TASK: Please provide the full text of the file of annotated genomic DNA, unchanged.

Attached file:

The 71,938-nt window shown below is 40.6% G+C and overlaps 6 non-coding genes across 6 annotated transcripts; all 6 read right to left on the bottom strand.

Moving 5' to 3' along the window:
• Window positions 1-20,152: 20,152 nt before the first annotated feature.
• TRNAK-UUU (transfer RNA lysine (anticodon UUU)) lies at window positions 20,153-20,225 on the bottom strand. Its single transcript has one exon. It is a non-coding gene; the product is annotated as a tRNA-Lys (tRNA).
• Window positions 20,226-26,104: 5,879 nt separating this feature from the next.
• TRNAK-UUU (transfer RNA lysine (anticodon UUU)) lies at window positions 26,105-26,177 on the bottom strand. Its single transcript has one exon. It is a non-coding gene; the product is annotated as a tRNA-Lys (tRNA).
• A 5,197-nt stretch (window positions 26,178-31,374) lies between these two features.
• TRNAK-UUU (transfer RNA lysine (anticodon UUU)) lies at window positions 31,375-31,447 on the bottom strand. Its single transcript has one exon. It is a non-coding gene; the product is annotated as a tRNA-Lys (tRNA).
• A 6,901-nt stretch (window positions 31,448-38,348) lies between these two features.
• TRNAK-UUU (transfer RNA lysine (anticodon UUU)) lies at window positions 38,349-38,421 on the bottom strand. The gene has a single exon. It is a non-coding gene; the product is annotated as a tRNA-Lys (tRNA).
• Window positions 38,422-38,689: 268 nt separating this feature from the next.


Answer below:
The 71,938-nt window shown below is 40.6% G+C and overlaps 6 non-coding genes across 6 annotated transcripts; all 6 read right to left on the bottom strand.

Moving 5' to 3' along the window:
• Window positions 1-20,152: 20,152 nt before the first annotated feature.
• TRNAK-UUU (transfer RNA lysine (anticodon UUU)) lies at window positions 20,153-20,225 on the bottom strand. Its single transcript has one exon. It is a non-coding gene; the product is annotated as a tRNA-Lys (tRNA).
• Window positions 20,226-26,104: 5,879 nt separating this feature from the next.
• TRNAK-UUU (transfer RNA lysine (anticodon UUU)) lies at window positions 26,105-26,177 on the bottom strand. Its single transcript has one exon. It is a non-coding gene; the product is annotated as a tRNA-Lys (tRNA).
• A 5,197-nt stretch (window positions 26,178-31,374) lies between these two features.
• TRNAK-UUU (transfer RNA lysine (anticodon UUU)) lies at window positions 31,375-31,447 on the bottom strand. Its single transcript has one exon. It is a non-coding gene; the product is annotated as a tRNA-Lys (tRNA).
• A 6,901-nt stretch (window positions 31,448-38,348) lies between these two features.
• TRNAK-UUU (transfer RNA lysine (anticodon UUU)) lies at window positions 38,349-38,421 on the bottom strand. The gene has a single exon. It is a non-coding gene; the product is annotated as a tRNA-Lys (tRNA).
• Window positions 38,422-38,689: 268 nt separating this feature from the next.